Disclosure of the latest weapons test comes as Secretary of State John Kerry, in a speech last week, called for closer cooperation with China. Tensions between Washington and Beijing have increased over aggressive Chinese maritime claims in Asia.

    “We are committed to avoiding the trap of strategic rivalry and intent on forging a relationship in which we broaden our cooperation on common interests and constructively manage our differences and disagreements,” Kerry said during a speech Aug. 13 in Hawaii.

    In China, state-run press outlets made no mention of the Aug. 7 test, but Chinese Internet reports revealed a possible Wu-14 launch was carried out as the upper stage of a missile on Aug. 7 from the Jiuquan satellite launch facility located in the far western Gobi Desert.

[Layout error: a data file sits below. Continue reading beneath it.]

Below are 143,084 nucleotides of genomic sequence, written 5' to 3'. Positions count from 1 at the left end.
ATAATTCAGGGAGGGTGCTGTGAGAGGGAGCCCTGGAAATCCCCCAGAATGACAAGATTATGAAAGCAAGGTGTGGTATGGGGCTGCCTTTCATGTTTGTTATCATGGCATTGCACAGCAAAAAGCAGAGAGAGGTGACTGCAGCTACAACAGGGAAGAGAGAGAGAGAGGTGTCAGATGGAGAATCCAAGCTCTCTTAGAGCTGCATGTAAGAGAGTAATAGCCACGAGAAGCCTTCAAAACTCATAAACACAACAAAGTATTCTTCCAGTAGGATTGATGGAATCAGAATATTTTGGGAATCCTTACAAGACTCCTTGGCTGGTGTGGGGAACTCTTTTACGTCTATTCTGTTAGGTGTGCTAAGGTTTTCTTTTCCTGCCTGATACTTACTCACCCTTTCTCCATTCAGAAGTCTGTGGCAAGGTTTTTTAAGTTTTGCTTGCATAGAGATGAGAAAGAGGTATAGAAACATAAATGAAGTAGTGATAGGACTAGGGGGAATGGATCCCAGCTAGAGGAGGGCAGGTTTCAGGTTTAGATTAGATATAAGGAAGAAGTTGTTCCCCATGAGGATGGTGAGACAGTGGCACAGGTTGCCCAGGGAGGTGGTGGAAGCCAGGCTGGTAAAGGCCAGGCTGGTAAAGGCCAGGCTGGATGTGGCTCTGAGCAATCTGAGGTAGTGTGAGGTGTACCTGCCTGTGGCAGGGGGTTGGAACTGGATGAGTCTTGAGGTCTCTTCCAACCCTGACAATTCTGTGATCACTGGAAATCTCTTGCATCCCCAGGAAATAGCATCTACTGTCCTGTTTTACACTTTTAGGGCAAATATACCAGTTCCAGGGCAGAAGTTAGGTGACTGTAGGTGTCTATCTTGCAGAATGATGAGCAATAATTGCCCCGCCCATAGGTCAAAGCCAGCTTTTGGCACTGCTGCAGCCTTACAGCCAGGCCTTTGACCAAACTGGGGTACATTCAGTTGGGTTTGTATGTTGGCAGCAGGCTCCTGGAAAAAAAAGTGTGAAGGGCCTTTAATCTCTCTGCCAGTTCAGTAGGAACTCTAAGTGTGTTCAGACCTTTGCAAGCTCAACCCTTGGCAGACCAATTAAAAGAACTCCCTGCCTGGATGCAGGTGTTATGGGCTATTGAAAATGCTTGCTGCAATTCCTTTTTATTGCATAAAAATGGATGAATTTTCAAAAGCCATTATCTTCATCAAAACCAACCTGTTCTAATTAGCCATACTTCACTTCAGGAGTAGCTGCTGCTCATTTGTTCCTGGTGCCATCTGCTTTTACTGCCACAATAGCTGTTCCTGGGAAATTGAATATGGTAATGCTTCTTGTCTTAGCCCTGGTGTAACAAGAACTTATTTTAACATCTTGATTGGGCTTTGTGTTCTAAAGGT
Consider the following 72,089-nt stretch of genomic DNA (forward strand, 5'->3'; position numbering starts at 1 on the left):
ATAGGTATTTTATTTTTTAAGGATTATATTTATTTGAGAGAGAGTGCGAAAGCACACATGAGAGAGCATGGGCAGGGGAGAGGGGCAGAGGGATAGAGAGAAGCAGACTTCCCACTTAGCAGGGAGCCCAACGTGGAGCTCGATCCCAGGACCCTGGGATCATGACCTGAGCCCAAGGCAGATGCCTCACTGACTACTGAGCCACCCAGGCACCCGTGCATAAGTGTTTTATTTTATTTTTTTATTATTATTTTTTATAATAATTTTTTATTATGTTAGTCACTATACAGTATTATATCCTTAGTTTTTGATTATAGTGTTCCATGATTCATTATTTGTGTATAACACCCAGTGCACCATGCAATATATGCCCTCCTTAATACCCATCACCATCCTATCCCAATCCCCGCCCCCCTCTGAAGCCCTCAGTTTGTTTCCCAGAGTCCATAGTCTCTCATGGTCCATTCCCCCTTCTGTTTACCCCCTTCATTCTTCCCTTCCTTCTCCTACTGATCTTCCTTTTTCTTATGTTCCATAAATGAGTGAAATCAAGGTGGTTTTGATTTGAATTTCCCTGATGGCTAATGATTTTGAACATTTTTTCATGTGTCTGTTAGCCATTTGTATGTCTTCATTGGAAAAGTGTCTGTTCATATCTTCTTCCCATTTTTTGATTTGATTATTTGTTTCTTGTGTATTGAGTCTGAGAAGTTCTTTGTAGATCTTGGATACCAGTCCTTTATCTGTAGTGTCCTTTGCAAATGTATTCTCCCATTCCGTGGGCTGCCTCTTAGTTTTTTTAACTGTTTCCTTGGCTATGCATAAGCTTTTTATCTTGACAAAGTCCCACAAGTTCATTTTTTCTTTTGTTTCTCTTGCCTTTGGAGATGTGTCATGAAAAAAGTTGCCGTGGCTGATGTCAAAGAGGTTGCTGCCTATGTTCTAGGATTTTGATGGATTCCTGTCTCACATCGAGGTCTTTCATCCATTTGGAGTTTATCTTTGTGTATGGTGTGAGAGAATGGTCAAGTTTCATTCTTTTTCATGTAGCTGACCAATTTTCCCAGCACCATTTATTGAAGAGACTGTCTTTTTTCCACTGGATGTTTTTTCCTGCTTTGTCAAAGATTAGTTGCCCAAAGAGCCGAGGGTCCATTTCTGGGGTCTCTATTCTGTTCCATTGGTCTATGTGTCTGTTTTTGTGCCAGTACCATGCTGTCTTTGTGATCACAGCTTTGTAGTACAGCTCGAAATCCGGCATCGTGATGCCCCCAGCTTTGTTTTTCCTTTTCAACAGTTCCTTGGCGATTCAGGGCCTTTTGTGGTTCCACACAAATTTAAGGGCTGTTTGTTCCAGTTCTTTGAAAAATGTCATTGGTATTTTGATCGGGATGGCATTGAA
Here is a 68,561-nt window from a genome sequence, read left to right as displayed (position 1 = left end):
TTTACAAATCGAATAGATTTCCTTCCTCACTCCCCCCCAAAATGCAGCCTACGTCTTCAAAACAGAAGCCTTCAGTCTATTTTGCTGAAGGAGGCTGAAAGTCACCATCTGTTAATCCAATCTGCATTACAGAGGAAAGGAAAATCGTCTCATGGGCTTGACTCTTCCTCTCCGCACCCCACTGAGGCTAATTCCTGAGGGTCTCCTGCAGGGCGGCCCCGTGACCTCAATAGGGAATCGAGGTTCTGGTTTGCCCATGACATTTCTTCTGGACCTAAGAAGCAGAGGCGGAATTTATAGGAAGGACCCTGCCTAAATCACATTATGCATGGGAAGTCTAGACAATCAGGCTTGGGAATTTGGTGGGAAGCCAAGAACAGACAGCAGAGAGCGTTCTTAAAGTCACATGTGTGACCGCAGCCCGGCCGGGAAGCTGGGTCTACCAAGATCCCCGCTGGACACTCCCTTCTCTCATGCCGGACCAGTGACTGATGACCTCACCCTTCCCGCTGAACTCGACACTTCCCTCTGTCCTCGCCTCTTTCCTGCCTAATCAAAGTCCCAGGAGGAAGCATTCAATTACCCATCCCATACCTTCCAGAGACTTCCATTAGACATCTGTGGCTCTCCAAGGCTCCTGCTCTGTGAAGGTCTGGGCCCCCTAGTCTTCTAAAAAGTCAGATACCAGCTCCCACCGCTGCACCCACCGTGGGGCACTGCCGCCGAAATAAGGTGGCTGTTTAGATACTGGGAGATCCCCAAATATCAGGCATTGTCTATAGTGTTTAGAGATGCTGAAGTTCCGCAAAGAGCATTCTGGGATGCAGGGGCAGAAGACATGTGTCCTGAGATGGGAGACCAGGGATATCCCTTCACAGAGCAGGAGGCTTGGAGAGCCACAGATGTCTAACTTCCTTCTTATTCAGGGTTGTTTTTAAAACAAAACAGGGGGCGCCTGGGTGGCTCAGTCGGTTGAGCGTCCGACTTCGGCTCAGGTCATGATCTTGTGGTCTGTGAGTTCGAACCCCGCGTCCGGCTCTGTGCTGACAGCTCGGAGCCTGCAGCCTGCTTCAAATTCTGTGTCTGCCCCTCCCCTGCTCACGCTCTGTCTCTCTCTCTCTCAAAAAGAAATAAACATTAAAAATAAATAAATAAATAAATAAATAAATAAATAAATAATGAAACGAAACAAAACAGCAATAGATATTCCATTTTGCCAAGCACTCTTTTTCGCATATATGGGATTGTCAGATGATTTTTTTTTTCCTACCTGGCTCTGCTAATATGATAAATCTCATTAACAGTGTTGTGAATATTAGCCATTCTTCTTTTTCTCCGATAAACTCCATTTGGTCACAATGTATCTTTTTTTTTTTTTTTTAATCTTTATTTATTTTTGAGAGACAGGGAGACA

Reports and photos posted online indicated that the booster rocket used in the test crash landed in China’s Inner Mongolia autonomous region.

    The booster crash is consistent with a hypersonic test, analysts said. Hypersonic glide vehicles travel in near space and thus the rocket that launched it may not have left the atmosphere, thus preventing it from burning up as would have occurred if it had reentered the atmosphere.

    Photos posted on Chinese Internet sites and later removed showed debris from a booster that had Chinese characters painted on pieces indicating the rocket belonged to the China Aerospace Corp.—China’s main missile manufacturer.

    The pro-Beijing Hong Kong newspaper Oriental Daily reported Aug. 11 that Chinese microbloggers identified the Inner Mongolia crash as a failed Wu-14 test, but the newspaper said the impact was most likely caused by debris from a falling rocket booster.

    China military affairs analysts said the second test of the HGV relatively soon after the January test is a significant strategic threat and a sign China has placed a high priority on the new weapon.